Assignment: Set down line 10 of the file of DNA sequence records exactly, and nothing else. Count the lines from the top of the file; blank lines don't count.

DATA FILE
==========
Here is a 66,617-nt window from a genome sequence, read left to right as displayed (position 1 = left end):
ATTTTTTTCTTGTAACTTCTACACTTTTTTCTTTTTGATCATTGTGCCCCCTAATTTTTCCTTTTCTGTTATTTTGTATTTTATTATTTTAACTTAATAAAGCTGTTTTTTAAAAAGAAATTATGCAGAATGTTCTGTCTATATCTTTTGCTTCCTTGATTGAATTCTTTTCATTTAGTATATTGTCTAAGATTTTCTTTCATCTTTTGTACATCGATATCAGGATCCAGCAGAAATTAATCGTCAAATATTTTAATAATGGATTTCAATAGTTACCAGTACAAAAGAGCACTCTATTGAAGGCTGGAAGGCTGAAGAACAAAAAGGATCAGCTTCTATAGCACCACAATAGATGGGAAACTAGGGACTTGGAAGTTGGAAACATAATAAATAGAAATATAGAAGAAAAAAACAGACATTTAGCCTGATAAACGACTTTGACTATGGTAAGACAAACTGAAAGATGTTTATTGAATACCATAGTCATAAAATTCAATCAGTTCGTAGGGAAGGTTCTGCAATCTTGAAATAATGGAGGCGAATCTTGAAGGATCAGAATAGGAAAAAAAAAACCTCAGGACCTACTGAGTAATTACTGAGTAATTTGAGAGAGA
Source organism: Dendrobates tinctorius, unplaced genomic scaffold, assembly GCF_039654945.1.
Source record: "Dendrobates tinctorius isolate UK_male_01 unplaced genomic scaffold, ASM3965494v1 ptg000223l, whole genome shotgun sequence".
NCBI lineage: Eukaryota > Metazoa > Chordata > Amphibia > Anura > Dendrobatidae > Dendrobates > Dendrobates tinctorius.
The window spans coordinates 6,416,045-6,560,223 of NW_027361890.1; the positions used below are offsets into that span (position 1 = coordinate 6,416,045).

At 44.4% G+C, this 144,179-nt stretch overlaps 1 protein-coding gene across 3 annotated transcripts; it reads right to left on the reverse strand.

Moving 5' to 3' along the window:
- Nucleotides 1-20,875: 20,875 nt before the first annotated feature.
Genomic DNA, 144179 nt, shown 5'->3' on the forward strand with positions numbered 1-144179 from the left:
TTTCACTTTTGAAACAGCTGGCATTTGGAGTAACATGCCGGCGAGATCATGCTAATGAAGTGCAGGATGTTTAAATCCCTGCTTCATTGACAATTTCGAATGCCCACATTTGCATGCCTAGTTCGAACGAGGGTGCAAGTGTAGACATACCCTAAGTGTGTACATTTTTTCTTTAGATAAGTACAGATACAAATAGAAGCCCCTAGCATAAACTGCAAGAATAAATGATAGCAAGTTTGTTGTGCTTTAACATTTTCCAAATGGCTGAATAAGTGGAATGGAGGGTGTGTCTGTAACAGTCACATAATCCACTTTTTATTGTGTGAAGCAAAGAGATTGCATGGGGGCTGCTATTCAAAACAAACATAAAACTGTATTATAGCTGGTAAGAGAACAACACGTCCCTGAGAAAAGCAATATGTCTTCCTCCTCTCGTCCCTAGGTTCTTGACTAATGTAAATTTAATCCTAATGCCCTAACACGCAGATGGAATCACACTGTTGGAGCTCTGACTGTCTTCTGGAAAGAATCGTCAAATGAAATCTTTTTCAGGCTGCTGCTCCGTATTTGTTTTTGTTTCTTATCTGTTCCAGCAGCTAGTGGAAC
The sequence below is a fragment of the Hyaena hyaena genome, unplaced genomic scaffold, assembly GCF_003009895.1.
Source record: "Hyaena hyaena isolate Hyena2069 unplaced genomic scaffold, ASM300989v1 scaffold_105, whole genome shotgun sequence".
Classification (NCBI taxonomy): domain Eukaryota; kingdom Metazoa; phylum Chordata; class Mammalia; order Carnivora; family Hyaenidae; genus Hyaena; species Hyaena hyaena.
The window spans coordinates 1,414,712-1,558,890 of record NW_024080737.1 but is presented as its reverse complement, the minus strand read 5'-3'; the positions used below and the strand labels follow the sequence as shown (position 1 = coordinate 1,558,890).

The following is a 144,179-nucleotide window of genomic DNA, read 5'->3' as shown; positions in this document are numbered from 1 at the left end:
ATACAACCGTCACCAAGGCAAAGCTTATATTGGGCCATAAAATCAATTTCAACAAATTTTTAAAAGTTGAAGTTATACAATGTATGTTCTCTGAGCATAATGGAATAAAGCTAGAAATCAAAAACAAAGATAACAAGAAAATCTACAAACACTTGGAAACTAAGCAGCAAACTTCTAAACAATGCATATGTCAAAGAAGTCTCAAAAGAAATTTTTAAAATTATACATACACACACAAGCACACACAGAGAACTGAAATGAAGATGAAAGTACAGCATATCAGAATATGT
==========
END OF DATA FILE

Genomic DNA, 144179 nt, shown 5'->3' on the forward strand with positions numbered 1-144179 from the left: